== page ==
ICRA 2017: Layered Direct Policy Search for Learning Hierarchical Skills

Solutions to real world robotic tasks often require complex behaviors in high dimensional continuous state and action spaces. Reinforcement Learning (RL) is aimed at learning such behaviors but often fails for lack of scalability. To address this issue, Hierarchical RL (HRL) algorithms leverage hierarchical policies to exploit the structure of a task. However, many HRL algorithms rely on task specific knowledge such as a set of predefined sub-policies or sub-goals. In this paper we propose a new HRL algorithm based on information theoretic principles to autonomously uncover a diverse set of sub-policies and their activation policies. Moreover, the learning process mirrors the policys structure and is thus also hierarchical, consisting of a set of independent optimization problems. The hierarchical structure of the learning process allows us to control the learning rate of the sub-policies and the gating individually and add specific information theoretic constraints to each layer to ensure the diversification of the subpolicies. We evaluate our algorithm on two high dimensional continuous tasks and experimentally demonstrate its ability to autonomously discover a rich set of sub-policies.

  • F. End, R. Akrour, J. Peters, and G. Neumann, “Layered direct policy search for learning hierarchical skills,” in International Conference on Robotics and Automation (ICRA), 2017.
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    Solutions to real world robotic tasks often require complex behaviors in high dimensional continuous state and action spaces. Reinforcement Learning (RL) is aimed at learning such behaviors but often fails for lack of scalability. To address this issue, Hierarchical RL (HRL) algorithms leverage hierarchical policies to exploit the structure of a task. However, many HRL algorithms rely on task specific knowledge such as a set of predefined sub-policies or sub-goals. In this paper we propose a new HRL algorithm based on information theoretic principles to autonomously uncover a diverse set of sub-policies and their activation policies. Moreover, the learning process mirrors the policys structure and is thus also hierarchical, consisting of a set of independent optimization problems. The hierarchical structure of the learning process allows us to control the learning rate of the sub-policies and the gating individually and add specific information theoretic constraints to each layer to ensure the diversification of the subpolicies. We evaluate our algorithm on two high dimensional continuous tasks and experimentally demonstrate its ability to autonomously discover a rich set of sub-policies.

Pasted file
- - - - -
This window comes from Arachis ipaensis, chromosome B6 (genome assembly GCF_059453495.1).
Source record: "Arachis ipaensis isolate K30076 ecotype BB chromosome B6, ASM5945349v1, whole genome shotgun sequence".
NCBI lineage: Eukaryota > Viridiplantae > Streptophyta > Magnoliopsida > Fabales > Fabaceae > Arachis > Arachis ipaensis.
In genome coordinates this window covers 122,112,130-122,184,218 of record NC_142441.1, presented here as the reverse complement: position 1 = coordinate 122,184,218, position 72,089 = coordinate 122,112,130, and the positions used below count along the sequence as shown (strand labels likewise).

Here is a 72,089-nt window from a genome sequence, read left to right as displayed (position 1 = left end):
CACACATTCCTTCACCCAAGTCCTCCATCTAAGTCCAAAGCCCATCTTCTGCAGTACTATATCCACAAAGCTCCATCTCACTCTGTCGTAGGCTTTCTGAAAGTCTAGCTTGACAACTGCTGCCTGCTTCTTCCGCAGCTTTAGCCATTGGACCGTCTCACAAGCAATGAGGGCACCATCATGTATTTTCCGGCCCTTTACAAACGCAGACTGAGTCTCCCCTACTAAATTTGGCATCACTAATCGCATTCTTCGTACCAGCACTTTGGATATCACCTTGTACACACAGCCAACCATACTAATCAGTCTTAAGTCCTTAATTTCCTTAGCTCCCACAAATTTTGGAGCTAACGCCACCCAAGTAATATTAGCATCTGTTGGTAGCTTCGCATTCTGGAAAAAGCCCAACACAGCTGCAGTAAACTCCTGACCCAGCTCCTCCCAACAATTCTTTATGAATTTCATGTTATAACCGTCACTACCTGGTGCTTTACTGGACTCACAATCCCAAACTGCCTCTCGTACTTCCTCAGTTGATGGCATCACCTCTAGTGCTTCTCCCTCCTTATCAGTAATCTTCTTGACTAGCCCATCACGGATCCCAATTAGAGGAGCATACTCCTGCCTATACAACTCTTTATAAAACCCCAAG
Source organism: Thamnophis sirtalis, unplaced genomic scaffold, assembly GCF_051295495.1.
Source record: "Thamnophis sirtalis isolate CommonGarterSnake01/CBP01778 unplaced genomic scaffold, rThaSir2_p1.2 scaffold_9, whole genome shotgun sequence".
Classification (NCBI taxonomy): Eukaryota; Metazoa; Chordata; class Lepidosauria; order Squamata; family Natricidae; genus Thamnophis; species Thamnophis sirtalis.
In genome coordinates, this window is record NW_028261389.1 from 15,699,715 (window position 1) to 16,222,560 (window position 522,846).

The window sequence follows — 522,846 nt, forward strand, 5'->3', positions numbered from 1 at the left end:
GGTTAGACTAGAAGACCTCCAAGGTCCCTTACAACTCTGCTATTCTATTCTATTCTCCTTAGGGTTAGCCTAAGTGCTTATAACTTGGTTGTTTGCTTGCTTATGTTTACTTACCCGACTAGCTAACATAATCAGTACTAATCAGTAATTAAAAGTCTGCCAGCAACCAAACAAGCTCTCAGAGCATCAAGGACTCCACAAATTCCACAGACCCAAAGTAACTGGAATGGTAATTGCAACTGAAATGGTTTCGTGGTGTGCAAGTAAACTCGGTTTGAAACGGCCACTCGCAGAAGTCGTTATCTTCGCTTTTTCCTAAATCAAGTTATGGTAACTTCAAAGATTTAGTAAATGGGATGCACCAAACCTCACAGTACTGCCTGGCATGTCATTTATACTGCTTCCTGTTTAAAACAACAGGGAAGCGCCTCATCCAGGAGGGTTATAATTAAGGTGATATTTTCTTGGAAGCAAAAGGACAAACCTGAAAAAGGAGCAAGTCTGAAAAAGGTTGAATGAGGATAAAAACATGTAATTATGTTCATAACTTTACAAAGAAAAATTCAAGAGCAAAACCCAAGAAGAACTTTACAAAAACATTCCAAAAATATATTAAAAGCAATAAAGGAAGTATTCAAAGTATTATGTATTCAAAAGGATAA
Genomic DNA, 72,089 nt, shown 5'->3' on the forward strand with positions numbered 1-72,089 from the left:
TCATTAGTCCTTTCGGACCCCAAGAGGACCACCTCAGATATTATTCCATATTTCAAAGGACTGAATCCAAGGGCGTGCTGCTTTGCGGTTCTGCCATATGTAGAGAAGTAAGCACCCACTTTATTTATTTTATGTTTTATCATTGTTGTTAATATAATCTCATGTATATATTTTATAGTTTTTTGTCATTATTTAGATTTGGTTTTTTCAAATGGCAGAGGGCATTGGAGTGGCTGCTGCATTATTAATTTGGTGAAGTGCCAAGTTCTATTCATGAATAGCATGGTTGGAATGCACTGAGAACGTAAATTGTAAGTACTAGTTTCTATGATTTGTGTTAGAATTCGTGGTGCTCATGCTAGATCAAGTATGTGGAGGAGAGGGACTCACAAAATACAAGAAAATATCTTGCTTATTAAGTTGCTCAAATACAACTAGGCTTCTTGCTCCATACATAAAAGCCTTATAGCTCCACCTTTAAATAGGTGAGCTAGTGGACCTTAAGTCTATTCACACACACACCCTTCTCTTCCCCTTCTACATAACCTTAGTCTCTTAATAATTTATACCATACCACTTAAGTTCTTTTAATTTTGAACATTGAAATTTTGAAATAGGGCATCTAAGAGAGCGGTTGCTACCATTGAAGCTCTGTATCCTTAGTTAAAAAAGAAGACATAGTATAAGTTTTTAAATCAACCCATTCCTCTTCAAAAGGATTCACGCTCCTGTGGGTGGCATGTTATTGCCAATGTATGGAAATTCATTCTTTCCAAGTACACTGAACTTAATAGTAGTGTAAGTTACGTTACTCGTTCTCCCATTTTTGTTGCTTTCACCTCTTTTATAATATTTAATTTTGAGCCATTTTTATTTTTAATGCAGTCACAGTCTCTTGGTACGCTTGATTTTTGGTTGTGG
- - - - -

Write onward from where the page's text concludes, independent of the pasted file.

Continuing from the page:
@inproceedings{lirolem26737,
    year = {2017},
    title = {Layered direct policy search for learning hierarchical skills},
    month = {May},
    author = {F. End and R. Akrour and J. Peters and G. Neumann},
    booktitle = {International Conference on Robotics and Automation (ICRA)},
    url = {http://eprints.lincoln.ac.uk/26737/},
    keywords = {ARRAY(0x558aaecdd388)},
    abstract = {Solutions to real world robotic tasks often require
    complex behaviors in high dimensional continuous state and
    action spaces. Reinforcement Learning (RL) is aimed at learning
    such behaviors but often fails for lack of scalability. To
    address this issue, Hierarchical RL (HRL) algorithms leverage
    hierarchical policies to exploit the structure of a task. However,
    many HRL algorithms rely on task specific knowledge such
    as a set of predefined sub-policies or sub-goals. In this paper
    we propose a new HRL algorithm based on information
    theoretic principles to autonomously uncover a diverse set
    of sub-policies and their activation policies. Moreover, the
    learning process mirrors the policys structure and is thus also
    hierarchical, consisting of a set of independent optimization
    problems. The hierarchical structure of the learning process
    allows us to control the learning rate of the sub-policies and
    the gating individually and add specific information theoretic
    constraints to each layer to ensure the diversification of the subpolicies.
    We evaluate our algorithm on two high dimensional
    continuous tasks and experimentally demonstrate its ability to
    autonomously discover a rich set of sub-policies.}
    }